HOUGHTON, Mich. (AP) - The Michigan Supreme Court has cleared the way for a lawsuit to advance against a counselor in the Upper Peninsula who is accused of planting false memories of sexual abuse in the mind of a teenager.
The lawsuit was filed in Houghton County by the girl’s parents, who say Kathryn Salmi’s counseling techniques led to allegations that the father had sexually abused his daughter. No charges were filed against the dad after an investigation.
The Michigan Supreme Court heard arguments in April. But in a brief order dated Friday, the justices said they’ve dropped interest, which means an appeals court decision in favor of the parents will stand.
The issue at hand is whether mental health professionals have a duty of care to third parties who could be harmed by certain techniques, something that the appeals court said yes to in 2014.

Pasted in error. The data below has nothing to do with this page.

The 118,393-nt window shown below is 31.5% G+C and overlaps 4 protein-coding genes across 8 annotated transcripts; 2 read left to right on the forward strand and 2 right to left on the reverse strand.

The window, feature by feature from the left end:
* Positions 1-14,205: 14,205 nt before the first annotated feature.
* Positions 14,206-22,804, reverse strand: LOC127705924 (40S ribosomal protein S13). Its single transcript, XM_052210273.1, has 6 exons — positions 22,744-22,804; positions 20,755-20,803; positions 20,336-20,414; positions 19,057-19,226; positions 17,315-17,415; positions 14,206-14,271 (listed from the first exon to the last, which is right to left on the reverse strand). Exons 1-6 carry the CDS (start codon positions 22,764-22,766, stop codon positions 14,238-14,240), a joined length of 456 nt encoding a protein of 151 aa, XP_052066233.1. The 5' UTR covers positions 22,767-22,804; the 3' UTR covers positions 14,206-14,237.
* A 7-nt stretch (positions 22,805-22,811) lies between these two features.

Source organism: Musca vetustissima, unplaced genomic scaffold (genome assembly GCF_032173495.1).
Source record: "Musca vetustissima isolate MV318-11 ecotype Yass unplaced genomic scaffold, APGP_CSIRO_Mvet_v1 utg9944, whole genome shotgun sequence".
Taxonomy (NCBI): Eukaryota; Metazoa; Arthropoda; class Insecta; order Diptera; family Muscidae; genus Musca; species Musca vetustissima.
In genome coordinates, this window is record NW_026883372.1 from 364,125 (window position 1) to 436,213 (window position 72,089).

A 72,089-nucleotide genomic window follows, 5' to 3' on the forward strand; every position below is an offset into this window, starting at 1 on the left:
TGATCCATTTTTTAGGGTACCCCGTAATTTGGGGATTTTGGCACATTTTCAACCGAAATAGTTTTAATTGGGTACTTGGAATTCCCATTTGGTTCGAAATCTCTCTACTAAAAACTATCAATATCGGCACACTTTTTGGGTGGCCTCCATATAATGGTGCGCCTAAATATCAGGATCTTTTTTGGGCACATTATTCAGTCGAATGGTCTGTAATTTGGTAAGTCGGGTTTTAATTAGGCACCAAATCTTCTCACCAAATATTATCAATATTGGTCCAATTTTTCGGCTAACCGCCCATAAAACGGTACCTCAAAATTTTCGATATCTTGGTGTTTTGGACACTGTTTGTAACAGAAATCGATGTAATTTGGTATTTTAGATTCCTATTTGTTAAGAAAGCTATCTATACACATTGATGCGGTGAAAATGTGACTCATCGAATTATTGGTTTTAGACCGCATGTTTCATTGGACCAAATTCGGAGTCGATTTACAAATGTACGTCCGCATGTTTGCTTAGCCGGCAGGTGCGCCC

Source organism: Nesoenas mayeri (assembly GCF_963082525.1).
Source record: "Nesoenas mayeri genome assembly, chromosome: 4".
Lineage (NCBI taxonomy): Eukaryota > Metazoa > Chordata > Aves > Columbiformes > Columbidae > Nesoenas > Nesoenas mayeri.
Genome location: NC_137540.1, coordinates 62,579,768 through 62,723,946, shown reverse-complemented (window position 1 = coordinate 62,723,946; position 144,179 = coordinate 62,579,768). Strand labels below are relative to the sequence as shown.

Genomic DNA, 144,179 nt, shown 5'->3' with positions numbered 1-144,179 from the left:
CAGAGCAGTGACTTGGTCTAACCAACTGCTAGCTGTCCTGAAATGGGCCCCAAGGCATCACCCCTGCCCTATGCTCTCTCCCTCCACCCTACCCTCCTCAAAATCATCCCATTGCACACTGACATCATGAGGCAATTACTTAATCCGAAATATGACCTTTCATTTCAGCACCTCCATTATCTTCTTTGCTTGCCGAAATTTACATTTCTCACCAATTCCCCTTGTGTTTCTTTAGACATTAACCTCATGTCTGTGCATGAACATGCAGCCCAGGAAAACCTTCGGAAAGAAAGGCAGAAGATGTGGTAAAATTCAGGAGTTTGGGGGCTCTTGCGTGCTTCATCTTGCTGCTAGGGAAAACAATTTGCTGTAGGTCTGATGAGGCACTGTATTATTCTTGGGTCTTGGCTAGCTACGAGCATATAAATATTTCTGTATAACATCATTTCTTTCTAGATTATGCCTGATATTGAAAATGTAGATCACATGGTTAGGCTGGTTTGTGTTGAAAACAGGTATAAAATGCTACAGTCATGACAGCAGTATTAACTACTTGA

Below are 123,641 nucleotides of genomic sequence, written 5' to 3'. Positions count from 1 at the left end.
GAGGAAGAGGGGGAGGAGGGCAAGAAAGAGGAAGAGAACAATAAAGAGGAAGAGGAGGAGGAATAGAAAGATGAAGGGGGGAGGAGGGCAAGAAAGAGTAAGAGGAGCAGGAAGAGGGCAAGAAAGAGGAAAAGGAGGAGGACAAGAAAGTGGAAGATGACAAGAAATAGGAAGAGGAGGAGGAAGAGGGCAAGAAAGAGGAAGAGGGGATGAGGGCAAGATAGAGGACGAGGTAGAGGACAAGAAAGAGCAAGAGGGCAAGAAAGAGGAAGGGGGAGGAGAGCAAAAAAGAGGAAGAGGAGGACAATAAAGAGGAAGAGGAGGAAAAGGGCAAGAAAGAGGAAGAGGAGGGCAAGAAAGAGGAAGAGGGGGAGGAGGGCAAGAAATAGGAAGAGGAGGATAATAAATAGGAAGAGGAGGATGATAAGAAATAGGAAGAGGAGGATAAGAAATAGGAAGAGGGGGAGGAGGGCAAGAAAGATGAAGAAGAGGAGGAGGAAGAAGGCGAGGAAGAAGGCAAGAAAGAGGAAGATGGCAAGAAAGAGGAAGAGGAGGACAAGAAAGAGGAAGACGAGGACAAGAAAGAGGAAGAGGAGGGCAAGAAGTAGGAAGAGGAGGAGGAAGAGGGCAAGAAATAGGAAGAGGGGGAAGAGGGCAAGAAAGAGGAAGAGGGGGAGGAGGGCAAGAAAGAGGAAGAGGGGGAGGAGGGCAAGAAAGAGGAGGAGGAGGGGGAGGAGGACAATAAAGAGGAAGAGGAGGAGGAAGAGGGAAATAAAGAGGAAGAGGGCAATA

“They investigated her background. They met with her to get a feeling for her, her practice, and her particular style of treatment,” Zachary Kemp, an attorney for the parents, told the Supreme Court. “They had to put their trust in (Salmi) in hopes that she would do her job, not harm her child, and certainly not implant false memories of abuse that never happened.”
Salmi denies any malpractice and said she doesn’t practice repressed memory therapy.
“In the context of allegations of physical or sexual abuse perpetrated on a minor, the loyalty of the therapist lies only with the patient and not third parties, particularly third parties who are the alleged perpetrators of the abuse,” said Salmi’s attorney, Beth Wittmann.
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